Congressional Republicans are correct in saying the Clinton administration’s new arms-sales package for Taiwan denies the island weapons it needs. However, what Congress proposes would go too far in the other direction without addressing Taiwan’s real military shortcomings.
Congress would like to see the United States sell Taiwan several destroyers equipped with Aegis radar systems that can track and help shoot down Chinese ballistic missiles. Given China’s missile firings near Taiwan in 1995 and 1996, as well as Beijing’s recent buildup of short-range missiles along its coast near Taiwan, this seems understandable.
But there are several problems with the plan. First, the Aegis technology is unproven—even the versions our own military uses will not provide reliable defenses against ballistic missiles for several years. And even if Taiwan had these ships and the antimissile systems worked perfectly, China has so many missiles it could always overwhelm them with a large attack.
In addition, Chinese ballistic missiles armed with conventional warheads are less of a threat to Taiwan than meets the eye. They are far too inaccurate to threaten Taiwan’s military bases seriously. Yes, they can still be used against cities to incite terror among civilians. However, history—from World War II to the Iran-Iraq “war of the cities” in the 1980’s to the Persian Gulf war—shows that missiles alone are not enough to win a war. A decisive attack must follow.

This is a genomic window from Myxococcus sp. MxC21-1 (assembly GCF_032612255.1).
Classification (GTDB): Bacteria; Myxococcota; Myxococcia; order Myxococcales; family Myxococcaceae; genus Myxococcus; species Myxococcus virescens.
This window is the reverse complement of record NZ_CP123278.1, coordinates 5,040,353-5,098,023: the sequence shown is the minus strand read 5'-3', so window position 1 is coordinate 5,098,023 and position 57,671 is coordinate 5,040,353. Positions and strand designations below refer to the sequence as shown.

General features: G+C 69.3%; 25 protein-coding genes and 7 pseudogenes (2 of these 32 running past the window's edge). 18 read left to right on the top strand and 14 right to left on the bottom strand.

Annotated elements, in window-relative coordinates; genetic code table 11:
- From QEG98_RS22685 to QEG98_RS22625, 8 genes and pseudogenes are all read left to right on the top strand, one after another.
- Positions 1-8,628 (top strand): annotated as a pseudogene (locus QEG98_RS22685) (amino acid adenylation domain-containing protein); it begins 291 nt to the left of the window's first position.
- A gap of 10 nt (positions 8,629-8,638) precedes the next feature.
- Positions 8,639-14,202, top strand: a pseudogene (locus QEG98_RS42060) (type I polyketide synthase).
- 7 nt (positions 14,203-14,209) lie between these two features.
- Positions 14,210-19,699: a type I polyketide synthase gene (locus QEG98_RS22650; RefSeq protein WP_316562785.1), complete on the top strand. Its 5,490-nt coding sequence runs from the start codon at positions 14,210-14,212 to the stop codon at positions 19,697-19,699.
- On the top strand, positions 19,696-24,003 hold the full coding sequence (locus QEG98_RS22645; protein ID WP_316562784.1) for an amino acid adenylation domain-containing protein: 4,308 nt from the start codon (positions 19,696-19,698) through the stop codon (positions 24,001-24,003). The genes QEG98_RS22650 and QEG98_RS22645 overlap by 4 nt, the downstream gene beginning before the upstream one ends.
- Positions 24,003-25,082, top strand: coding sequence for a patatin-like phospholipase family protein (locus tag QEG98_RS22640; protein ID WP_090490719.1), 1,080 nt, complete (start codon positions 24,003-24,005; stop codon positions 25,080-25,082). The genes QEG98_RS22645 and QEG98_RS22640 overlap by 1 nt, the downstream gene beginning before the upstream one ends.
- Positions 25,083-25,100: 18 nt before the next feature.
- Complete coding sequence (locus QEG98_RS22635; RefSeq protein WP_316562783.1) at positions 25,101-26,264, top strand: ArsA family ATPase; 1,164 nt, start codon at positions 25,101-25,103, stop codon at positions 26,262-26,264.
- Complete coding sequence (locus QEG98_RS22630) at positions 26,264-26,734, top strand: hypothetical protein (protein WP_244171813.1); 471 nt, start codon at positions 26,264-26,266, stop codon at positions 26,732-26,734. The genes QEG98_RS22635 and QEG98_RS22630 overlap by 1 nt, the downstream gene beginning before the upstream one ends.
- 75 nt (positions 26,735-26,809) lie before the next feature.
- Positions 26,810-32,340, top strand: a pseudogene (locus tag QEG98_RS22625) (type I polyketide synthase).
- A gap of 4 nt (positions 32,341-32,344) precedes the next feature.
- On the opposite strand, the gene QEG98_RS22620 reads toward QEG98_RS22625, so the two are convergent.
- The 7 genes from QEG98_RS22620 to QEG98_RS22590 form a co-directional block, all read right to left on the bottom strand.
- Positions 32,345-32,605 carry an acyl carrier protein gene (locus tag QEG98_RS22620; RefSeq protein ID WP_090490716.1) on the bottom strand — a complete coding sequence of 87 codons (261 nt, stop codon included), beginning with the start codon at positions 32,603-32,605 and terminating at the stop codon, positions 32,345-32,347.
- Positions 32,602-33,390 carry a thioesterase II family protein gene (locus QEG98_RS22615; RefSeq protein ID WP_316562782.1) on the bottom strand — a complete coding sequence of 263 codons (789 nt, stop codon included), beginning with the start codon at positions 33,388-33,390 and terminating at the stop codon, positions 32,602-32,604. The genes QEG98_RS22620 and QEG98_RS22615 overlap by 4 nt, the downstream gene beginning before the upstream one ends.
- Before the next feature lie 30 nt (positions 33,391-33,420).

The fact is, China isn’t really capable of invading Taiwan. Most of the island’s beaches are inhospitable to amphibious assault; China does little training for large-scale amphibious or airborne attacks, which are among the most complex military operations; Taiwan has good reconnaissance and would know about any attempted invasion in advance. And even if the Chinese military could somehow acquire a foothold, it has the capacity to move only about 20,000 troops by sea and air at a time. They would be quickly overwhelmed by Taiwanese forces numbering a quarter-million active-duty personnel and 1.5 million reservists and enjoying internal lines of communication.
In the event of hostilities, Taiwan’s real worry should be a “leaky blockade” by China. Beijing could send out its attack submarines, many of which are reasonably modern, and declare a quarantine around the island, threatening to sink any ships within a couple of hundred miles of its shores. Even if 9 ships out of 10 got through, many others would be discouraged from attempting the trip; the cost of shipping would soar and Taiwan’s economy would crumble; and pressure for political capitulation would mount.
Aegis destroyers, designed for air defense, would be no antidote to a blockade. Taiwan needs the tools of antisubmarine warfare that the administration has pointedly left off its sales list—especially the P-3 Orion aircraft, which can drop buoys with sonar devices and fire torpedoes at any submarines the buoys detect. (We could also help Taiwan upgrade its decaying submarine fleet—though selling it submarines would be more provocative to China.)
Congress could make a good case for the Orion, yet it is intent on demanding that we sell Taiwan any and all arms that the Taiwanese request. It has made the Aegis systems, unnecessary as they are, the symbol of solidarity with Taiwan. Why not drop the symbols and push the administration to help Taiwan’s defenses against the real threat?
On April 11, Jamie Horsley spoke on a panel about China’s Belt and Road Initiative and Asian development during a session of the American Bar Association’s Section of International Law 2019 Annual Conference, held in Washington, D.C.